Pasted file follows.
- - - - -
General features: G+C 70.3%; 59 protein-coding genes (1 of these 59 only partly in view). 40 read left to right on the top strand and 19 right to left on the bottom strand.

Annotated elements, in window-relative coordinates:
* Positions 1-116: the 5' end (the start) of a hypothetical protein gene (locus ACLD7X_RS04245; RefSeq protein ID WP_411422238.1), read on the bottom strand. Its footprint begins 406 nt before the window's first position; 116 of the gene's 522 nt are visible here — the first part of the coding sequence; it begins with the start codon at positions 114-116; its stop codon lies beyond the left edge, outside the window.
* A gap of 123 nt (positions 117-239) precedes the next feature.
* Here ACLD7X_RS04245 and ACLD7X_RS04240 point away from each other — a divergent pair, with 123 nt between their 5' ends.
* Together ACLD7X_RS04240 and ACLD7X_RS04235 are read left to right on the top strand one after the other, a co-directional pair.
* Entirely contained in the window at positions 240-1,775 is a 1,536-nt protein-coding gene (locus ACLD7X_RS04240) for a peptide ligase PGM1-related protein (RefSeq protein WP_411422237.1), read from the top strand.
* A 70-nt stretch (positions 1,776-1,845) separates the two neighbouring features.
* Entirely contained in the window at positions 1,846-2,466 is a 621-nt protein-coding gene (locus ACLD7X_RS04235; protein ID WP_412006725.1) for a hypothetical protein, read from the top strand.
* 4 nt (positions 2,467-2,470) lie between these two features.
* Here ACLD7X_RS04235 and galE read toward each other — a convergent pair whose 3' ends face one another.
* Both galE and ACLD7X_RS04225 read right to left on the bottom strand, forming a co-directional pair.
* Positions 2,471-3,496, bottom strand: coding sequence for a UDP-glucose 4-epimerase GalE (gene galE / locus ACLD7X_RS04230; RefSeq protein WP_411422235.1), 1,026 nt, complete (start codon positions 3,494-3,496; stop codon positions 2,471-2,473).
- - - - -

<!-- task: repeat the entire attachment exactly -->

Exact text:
General features: G+C 70.3%; 59 protein-coding genes (1 of these 59 only partly in view). 40 read left to right on the top strand and 19 right to left on the bottom strand.

Annotated elements, in window-relative coordinates:
* Positions 1-116: the 5' end (the start) of a hypothetical protein gene (locus ACLD7X_RS04245; RefSeq protein ID WP_411422238.1), read on the bottom strand. Its footprint begins 406 nt before the window's first position; 116 of the gene's 522 nt are visible here — the first part of the coding sequence; it begins with the start codon at positions 114-116; its stop codon lies beyond the left edge, outside the window.
* A gap of 123 nt (positions 117-239) precedes the next feature.
* Here ACLD7X_RS04245 and ACLD7X_RS04240 point away from each other — a divergent pair, with 123 nt between their 5' ends.
* Together ACLD7X_RS04240 and ACLD7X_RS04235 are read left to right on the top strand one after the other, a co-directional pair.
* Entirely contained in the window at positions 240-1,775 is a 1,536-nt protein-coding gene (locus ACLD7X_RS04240) for a peptide ligase PGM1-related protein (RefSeq protein WP_411422237.1), read from the top strand.
* A 70-nt stretch (positions 1,776-1,845) separates the two neighbouring features.
* Entirely contained in the window at positions 1,846-2,466 is a 621-nt protein-coding gene (locus ACLD7X_RS04235; protein ID WP_412006725.1) for a hypothetical protein, read from the top strand.
* 4 nt (positions 2,467-2,470) lie between these two features.
* Here ACLD7X_RS04235 and galE read toward each other — a convergent pair whose 3' ends face one another.
* Both galE and ACLD7X_RS04225 read right to left on the bottom strand, forming a co-directional pair.
* Positions 2,471-3,496, bottom strand: coding sequence for a UDP-glucose 4-epimerase GalE (gene galE / locus ACLD7X_RS04230; RefSeq protein WP_411422235.1), 1,026 nt, complete (start codon positions 3,494-3,496; stop codon positions 2,471-2,473).